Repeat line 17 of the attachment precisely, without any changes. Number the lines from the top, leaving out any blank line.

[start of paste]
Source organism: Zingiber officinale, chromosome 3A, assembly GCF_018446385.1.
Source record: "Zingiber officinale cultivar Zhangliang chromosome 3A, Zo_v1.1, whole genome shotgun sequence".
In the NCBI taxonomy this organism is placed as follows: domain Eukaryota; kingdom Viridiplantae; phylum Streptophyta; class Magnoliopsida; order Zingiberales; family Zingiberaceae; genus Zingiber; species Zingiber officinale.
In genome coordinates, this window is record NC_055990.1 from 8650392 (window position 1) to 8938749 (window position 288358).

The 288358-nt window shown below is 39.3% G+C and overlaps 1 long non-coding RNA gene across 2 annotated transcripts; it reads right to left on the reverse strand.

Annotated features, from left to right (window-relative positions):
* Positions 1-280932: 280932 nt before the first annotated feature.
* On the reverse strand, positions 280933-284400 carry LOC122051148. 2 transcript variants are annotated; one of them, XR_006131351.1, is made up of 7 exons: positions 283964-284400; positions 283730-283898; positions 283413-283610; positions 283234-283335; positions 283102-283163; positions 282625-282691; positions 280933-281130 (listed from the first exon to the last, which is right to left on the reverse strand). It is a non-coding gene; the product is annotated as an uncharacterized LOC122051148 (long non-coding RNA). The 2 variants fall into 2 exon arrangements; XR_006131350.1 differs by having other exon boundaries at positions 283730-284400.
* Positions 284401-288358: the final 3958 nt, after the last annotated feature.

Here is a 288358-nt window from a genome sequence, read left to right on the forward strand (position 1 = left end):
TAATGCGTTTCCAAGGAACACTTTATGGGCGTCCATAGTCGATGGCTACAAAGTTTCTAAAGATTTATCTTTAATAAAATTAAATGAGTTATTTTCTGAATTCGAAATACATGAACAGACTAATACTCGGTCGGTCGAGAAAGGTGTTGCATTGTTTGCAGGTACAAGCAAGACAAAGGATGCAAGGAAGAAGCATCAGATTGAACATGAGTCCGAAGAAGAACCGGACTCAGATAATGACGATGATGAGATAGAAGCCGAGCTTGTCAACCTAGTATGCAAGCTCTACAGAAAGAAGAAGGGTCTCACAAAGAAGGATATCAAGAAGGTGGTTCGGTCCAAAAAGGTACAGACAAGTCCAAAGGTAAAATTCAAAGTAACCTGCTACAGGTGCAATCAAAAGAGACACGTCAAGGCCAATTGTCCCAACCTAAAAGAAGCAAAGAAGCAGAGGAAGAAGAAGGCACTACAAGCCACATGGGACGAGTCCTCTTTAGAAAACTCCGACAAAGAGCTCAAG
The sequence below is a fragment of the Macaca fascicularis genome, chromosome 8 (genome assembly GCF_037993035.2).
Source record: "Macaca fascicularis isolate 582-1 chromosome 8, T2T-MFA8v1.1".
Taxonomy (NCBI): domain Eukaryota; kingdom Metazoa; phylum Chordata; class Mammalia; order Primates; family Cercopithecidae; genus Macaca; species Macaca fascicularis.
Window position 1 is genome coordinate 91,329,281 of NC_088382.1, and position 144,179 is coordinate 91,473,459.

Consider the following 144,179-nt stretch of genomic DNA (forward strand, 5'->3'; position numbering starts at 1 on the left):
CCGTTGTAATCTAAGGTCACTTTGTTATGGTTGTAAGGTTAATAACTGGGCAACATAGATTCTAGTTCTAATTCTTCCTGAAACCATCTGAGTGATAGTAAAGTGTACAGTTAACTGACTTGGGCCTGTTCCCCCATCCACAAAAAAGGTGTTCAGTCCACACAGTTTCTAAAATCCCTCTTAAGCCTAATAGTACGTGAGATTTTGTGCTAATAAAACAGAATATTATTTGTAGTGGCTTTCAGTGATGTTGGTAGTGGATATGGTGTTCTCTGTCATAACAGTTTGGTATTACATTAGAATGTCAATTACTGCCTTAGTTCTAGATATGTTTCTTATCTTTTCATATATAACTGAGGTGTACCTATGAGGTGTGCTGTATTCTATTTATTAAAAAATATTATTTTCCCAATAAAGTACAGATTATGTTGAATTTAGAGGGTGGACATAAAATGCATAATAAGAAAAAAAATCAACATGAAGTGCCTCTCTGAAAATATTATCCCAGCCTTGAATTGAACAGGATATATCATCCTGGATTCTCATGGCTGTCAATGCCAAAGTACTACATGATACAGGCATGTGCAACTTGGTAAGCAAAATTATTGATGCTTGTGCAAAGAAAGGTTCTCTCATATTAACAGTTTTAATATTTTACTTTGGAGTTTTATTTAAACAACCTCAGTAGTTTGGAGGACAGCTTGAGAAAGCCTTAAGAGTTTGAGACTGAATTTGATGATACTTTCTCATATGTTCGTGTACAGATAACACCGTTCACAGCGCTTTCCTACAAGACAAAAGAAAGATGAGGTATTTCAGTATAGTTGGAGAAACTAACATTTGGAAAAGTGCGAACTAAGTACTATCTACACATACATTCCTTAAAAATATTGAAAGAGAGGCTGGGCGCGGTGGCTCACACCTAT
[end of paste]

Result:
CCGTTGTAATCTAAGGTCACTTTGTTATGGTTGTAAGGTTAATAACTGGGCAACATAGATTCTAGTTCTAATTCTTCCTGAAACCATCTGAGTGATAGTAAAGTGTACAGTTAACTGACTTGGGCCTGTTCCCCCATCCACAAAAAAGGTGTTCAGTCCACACAGTTTCTAAAATCCCTCTTAAGCCTAATAGTACGTGAGATTTTGTGCTAATAAAACAGAATATTATTTGTAGTGGCTTTCAGTGATGTTGGTAGTGGATATGGTGTTCTCTGTCATAACAGTTTGGTATTACATTAGAATGTCAATTACTGCCTTAGTTCTAGATATGTTTCTTATCTTTTCATATATAACTGAGGTGTACCTATGAGGTGTGCTGTATTCTATTTATTAAAAAATATTATTTTCCCAATAAAGTACAGATTATGTTGAATTTAGAGGGTGGACATAAAATGCATAATAAGAAAAAAAATCAACATGAAGTGCCTCTCTGAAAATATTATCCCAGCCTTGAATTGAACAGGATATATCATCCTGGATTCTCATGGCTGTCAATGCCAAAGTACTACATGATACAGGCATGTGCAACTTGGTAAGCAAAATTATTGATGCTTGTGCAAAGAAAGGTTCTCTCATATTAACAGTTTTAATATTTTACTTTGGAGTTTTATTTAAACAACCTCAGTAGTTTGGAGGACAGCTTGAGAAAGCCTTAAGAGTTTGAGACTGAATTTGATGATACTTTCTCATATGTTCGTGTACAGATAACACCGTTCACAGCGCTTTCCTACAAGACAAAAGAAAGATGAGGTATTTCAGTATAGTTGGAGAAACTAACATTTGGAAAAGTGCGAACTAAGTACTATCTACACATACATTCCTTAAAAATATTGAAAGAGAGGCTGGGCGCGGTGGCTCACACCTAT